Hong Kong’s pro-democracy camp is in deep trouble, a political situation that the world is watching as a precarious experiment in democracy on China’s southern flank – and one of the most important free economies – comes under increasing pressure from its giant neighbor from the north.
Political game-playing and posturing on the parts of the pro-democrats are making a mess of the governing process and, to Beijing’s delight, masking the depth of antipathy that a significant proportion of the population have toward China. A huge cross-section of Hong Kong’s residents want nothing to do with governance from China.
After increasing their share of seats in the September election the pro-democrats find themselves facing the possibility that they will lose two or three and perhaps even more of those in the Legislative Council, the territory’s legislative body, to lawsuits based on the alleged “insincerity” of their oath-taking at the commencement of the opening of the session the Legco, in October.
Beijing’s National People’s Congress has already intervened, pouncing to pre-empt a ruling by the Hong Kong courts on whether two legislators could re-take their oath of office after the rejection of their previous quasi-comic efforts.
The NPC ruling went well beyond the specifics of the case to lay down a broad interpretation of the Basic Law governing Hong Kong which could be used to silence legislators and others seeming to promote the separate identity of Hong Kong (or Taiwan or Tibet or other places viewed by Beijing as integral parts of China).
Nonetheless the local court heard the case brought by the Chief Executive against the two would-be legislators as required under Hong Kong law. In the High Court hearing, the judge ruled against the two but on grounds which avoided the NPC decision. He made it on common law grounds without specific reference to the Basic Law. He argued that though the legislature was no subject to the judiciary, the case fell under the requirements in oath-taking that they did not “truthfully and faithfully intend to commit themselves to the oath” and hence the One Country Two System principle.
The matter is now subject to an appeal which is unlikely to succeed and anyway would be quashed by the now pre-existing NPC ruling.
If this was just the end of the matter it could be written off as an unfortunate outcome of foolishness on the parts of two very young elected persons from the Youngspiration party. But it was soon followed up by the launch by two pro-Beijing activists of separate cases against no less than 13 other elected representatives of localist and pro-democracy groups. They demanded judicial review of or removal of their right to sit in Legco on grounds that they had been “insincere” in their oath-taking and shown disrespect.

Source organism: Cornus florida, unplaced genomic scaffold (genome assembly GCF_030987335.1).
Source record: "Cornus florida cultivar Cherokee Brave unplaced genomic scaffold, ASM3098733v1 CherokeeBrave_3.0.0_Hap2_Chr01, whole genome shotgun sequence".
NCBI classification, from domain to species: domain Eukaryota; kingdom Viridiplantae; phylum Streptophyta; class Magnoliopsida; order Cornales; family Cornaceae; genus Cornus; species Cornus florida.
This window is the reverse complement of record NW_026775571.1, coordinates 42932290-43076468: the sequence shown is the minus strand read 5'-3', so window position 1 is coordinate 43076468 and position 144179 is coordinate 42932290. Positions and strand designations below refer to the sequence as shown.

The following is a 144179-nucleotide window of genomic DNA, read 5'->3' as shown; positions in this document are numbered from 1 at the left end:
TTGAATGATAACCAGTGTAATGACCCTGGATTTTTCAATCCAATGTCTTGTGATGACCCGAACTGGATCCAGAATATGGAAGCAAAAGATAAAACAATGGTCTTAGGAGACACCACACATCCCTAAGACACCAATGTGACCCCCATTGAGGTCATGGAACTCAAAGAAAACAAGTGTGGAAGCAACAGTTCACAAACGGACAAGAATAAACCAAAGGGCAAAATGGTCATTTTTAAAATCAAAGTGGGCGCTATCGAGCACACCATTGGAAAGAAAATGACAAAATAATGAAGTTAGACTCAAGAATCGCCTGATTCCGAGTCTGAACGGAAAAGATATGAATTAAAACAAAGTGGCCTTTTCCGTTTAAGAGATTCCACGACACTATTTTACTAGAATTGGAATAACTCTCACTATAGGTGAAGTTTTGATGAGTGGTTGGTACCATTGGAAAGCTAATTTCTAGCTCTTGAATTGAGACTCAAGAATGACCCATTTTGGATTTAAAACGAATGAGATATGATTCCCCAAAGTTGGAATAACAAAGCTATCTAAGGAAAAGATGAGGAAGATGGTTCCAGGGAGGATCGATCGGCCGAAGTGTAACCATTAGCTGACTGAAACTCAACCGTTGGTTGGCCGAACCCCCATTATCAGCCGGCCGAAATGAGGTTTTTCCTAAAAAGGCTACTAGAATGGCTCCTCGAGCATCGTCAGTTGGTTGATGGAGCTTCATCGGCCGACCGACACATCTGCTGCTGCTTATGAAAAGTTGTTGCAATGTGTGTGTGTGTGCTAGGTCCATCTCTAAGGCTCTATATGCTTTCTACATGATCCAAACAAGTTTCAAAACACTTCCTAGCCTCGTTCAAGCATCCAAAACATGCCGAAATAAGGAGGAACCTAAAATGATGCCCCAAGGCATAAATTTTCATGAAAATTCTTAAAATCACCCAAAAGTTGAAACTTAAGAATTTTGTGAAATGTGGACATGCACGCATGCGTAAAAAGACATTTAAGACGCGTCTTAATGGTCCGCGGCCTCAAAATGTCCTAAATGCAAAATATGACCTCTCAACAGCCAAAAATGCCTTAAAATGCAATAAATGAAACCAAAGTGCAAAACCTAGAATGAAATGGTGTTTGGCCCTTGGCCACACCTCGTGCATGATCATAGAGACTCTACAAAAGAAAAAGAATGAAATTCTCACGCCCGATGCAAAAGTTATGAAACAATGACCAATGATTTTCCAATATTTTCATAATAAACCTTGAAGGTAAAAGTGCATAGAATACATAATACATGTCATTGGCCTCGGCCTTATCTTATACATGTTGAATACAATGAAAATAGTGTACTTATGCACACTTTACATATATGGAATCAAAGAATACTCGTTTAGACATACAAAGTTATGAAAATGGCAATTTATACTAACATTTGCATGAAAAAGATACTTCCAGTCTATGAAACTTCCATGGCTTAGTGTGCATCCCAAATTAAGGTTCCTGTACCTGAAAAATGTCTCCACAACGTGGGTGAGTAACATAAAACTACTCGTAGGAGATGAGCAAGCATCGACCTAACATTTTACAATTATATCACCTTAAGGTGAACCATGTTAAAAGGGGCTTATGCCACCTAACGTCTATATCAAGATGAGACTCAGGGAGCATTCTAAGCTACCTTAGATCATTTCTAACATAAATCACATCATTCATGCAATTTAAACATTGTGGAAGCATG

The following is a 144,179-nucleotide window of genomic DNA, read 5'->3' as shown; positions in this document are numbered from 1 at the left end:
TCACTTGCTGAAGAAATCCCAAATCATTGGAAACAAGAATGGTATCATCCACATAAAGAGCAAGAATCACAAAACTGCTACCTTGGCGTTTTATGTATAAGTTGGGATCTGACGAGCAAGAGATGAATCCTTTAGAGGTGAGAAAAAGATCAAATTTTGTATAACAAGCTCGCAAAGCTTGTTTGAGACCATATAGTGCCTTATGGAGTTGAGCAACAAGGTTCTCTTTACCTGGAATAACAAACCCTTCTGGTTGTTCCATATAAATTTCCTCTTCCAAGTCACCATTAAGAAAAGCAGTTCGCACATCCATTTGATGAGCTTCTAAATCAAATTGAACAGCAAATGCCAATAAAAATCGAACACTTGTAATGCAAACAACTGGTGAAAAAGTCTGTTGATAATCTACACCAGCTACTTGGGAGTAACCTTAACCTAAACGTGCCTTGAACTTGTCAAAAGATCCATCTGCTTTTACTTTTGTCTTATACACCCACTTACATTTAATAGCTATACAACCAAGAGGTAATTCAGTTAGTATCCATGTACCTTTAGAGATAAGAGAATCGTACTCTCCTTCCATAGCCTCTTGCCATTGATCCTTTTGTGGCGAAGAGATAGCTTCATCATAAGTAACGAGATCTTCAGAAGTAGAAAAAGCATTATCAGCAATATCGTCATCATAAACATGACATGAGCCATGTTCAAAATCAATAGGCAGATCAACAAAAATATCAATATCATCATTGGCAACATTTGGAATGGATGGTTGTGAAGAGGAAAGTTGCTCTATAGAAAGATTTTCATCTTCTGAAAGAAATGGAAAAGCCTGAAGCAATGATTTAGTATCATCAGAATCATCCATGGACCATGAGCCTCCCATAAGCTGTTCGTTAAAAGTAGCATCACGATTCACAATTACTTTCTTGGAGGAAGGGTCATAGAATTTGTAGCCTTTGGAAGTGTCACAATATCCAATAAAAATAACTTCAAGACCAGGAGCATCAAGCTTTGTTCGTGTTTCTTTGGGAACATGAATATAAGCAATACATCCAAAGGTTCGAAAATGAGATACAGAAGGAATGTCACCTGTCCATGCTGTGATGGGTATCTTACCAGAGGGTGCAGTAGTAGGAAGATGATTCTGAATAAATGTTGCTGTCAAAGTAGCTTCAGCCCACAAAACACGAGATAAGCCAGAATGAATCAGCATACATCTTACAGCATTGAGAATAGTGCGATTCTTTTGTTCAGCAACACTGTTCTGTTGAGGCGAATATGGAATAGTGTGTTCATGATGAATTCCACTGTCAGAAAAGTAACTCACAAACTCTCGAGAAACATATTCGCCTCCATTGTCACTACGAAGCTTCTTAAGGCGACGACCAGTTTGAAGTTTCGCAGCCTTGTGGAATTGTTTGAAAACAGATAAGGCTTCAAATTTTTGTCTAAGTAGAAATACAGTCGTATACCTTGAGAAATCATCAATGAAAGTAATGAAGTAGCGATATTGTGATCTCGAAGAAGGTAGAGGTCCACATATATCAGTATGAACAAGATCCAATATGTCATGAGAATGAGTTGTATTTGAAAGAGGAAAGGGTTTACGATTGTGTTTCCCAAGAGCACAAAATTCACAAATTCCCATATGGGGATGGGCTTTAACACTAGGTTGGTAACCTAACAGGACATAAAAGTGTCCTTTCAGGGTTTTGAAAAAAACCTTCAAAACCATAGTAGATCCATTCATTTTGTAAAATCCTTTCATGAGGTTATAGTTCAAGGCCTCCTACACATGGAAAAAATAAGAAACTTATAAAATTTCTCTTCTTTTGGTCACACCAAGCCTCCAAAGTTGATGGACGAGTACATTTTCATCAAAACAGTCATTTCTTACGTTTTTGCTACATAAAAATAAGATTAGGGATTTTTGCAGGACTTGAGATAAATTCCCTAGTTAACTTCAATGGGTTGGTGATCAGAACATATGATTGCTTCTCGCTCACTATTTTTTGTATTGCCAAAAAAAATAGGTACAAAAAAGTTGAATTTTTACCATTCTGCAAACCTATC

Most of these cases seem unlikely to make progress through the local courts, but one might. All the others now find themselves facing the possibility that the NPC will intervene yet again and determine that they had not been acting sincerely in their oath-taking or had otherwise sought to question the Basic Law or the position of Hong Kong within China.
In any event, the banning of the two opens up the distinct possibility that pro-democracy candidates will lose the now-vacant two seats. The Youngspiration and some other radical localists were elected partly because Hong Kong multi-member constituencies make it possible for those with, for example, only 15 percent of the vote to be elected. By-elections for single seats on the other hand become straight fights between pro- and anti-government forces.
If the pro-democracy forces can unite behind a single candidate they can probably defeat the better organised, funded and disciplined pro-Beijing camp. But if they cannot, or choose a young radical who enjoys strong support among the young but alarms many older and middle class voters, they will likely lose.
If the pro-democracy camp loses too many seats, the Beijing-aligned forces which control most of the narrowly based “functional constituencies” would move them to a two-thirds overall majority which would allow them to changes laws governing the elections themselves.
Thus they would be able to push through the changes Beijing proposed for choosing the Chief Executive – rejected in the past – and the constituency system for Legco in such a way as to make it very difficult for radical candidates to be elected.
Meanwhile the cases against those chosen under the existing system have distracted attention from the issue of the choice of Chief Executive to be made in March. This is probably helping the unpopular incumbent, CY Leung as his critics and opponents have temporarily ceased to be in the headlines.
However, it may also be showing Leung to be even more the agent of Beijing rather than one who aspires to represent Hong Kong as far as possible without offending Beijing. Any successor must now face the fact that Beijing has become accustomed to almost daily interference through its Liaison Office in the territory as well as now also via the NPC.
It will need discipline as well as determination on the part of supporters of Hong Kong autonomy and Two Systems if this is to be stemmed.